The second batch of bills prefiled ahead of the upcoming legislative session became public Friday, with items among the proposed legislation including a bill that would allow school districts and private schools to authorize employees to carry guns on school property, as well as a bill that would slash corporate income tax to one-third its current rate for new corporations.
Rep. Bob Lynn, R-Anchorage, introduced the armed school employees bill, House Bill 55.
The bill would amend state law prohibiting the possession of firearms on school property by adding an exemption for a “school employee authorized ... to possess firearms on school grounds.” There is already an exemption for a law enforcement officer “acting within the scope and authority of the officer’s employment.”
School districts and private schools would be able to authorize employees to carry guns if the employees have “completed firearms training acceptable to the commissioner of public safety” and if they adopt a written policy outlining how the guns are carried and when they can be used, under Lynn’s proposal. Any employee carrying a gun would also have to have a permit to do so.
Lynn said the purpose of the bill was to give school districts options for protecting students.
“There’s total freedom of choice on that,” said Lynn. “We’re not mandating anything one way or the other. … I think it’s up to the local school districts as to how they can best protect the kids.”
Lynn cited last month’s school shooting in Newtown, Conn., and the Columbine High School shooting in Colorado in 1999 as incidents that influenced him in putting forth the proposal. He said he prefiled the bill before an incident at Dimond High School in Anchorage Tuesday, wherein police took a student into custody after he displayed a BB gun resembling a handgun.
“It wasn’t any particular thing, but I thought it was time,” Lynn said, adding, “It’s not a simple thing. There is no perfect answer. Other things need to be done too, of course, about making sure that the crazy people are receiving proper treatment.”
But Lynn distanced his bill from the broader debate over gun ownership rights.
“I think law-abiding citizens ought to be able to defend themselves, but that’s a whole separate issue,” said Lynn. “Somebody will be trying to make it into that.”
Lynn concluded, “In the meantime, while we do have Second Amendment rights and I hope we keep them, school districts need to address the issue (of student safety) and see what they think is best.”
Rep. Les Gara, D-Anchorage, and two incoming Anchorage Democrats, Reps.-elect Andrew Josephson and Geran Tarr, are sponsoring House Bill 48, which would provide three years of a lower corporate income tax rate for newly incorporated corporations, except those that are created by the purchase or expansion of an existing entity or those that are majority-owned by the owner of an existing corporation “unless the new corporation is in a separate line of business.”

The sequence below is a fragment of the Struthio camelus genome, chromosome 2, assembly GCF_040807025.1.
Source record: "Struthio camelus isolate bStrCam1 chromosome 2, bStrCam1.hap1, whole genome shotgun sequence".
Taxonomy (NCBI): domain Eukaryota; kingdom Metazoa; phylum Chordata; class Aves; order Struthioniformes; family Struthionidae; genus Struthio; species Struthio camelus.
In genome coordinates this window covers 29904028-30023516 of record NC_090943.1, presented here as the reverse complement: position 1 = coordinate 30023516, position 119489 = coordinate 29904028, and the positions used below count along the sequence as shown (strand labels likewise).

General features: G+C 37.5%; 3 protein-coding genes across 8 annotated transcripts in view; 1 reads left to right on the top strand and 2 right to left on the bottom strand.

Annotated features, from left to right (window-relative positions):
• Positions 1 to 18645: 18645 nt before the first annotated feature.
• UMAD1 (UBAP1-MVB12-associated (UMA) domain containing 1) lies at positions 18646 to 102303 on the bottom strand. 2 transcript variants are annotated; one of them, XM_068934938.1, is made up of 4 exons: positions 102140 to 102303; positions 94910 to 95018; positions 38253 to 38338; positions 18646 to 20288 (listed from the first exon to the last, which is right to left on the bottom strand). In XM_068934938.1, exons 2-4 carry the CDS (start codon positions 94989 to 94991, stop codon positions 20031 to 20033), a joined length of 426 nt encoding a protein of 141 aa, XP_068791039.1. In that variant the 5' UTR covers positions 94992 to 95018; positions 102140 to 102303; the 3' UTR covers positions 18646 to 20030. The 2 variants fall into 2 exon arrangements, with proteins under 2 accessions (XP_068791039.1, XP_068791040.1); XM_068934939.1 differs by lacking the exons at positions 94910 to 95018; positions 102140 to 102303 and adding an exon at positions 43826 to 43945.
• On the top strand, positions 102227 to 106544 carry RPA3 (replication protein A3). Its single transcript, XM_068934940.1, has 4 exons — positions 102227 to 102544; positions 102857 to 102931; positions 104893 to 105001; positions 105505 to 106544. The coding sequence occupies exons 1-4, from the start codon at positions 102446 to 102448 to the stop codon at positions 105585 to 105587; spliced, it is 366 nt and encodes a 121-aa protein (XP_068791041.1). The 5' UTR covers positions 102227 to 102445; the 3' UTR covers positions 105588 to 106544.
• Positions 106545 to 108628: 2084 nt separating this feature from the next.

H.B. 48 grants the Alaska Department of Commerce, Community and Economic Development’s commissioner — currently Commissioner Susan K. Bell — authority to define how corporations are determined to be “in a separate line of business” from one another.
Gara said Friday morning that the intent of the bill is to spur economic diversification in Alaska.
“It’s going to take a lot to make Alaska’s economy more diverse so it’s not just resource-dependent,” Gara said. “This is one way we can help promote a more diversified economy.”
Gara added, “We already don’t tax most businesses in the state … but this is also something that we can advertise to people who own companies as we try to bring them up here.”
The bill will not benefit extraction industries, Gara claimed, because the tax break for new corporations only lasts for three years after their incorporation. In that time, he said, extraction companies are typically in the exploration phase, not profiting.
“It would be irresponsible, I think, to take away the public’s revenue indefinitely, but a three-year tax break, I think, makes sense,” said Gara. “It really won’t cost anything. It’ll only raise money, because it only applies to businesses that start up. … So, it’ll actually raise money. And hopefully over the long term, it will raise a lot of money and bring a lot of jobs to Alaska.”
But Gara identified an oil tax cut, such as the one proposed by Republican Gov. Sean Parnell last year, as a potential obstacle to creating a better environment for new business in the state.
“The only thing that could damage that is if the governor gives away $2 billion in oil revenue,” Gara said.
Responding via email to Gara’s assertion, Parnell spokeswoman Sharon Leighow said the governor believes tax reform “must encourage new production” as well as being “simple,” “durable for the long term” and “fair to Alaskans.”
Leighow added, “Oil production drives opportunities for Alaskans. Alaska engineers, contractors and maintenance personnel earn their livelihoods from oil production; indirectly, so do business owners, retailers, and working men and women of all trades. If we stay on the same path of decline, opportunities for Alaskans will diminish.”
All told, 18 bills were prefiled for the second set of prefiled legislation. Last Monday, 56 prefiled bills were made public as the first set. That brings the total of prefiled bills ahead of the legislative session, which begins Tuesday, to 74.
• Contact reporter Mark D. Miller at 523-2279 or at firstname.lastname@example.org.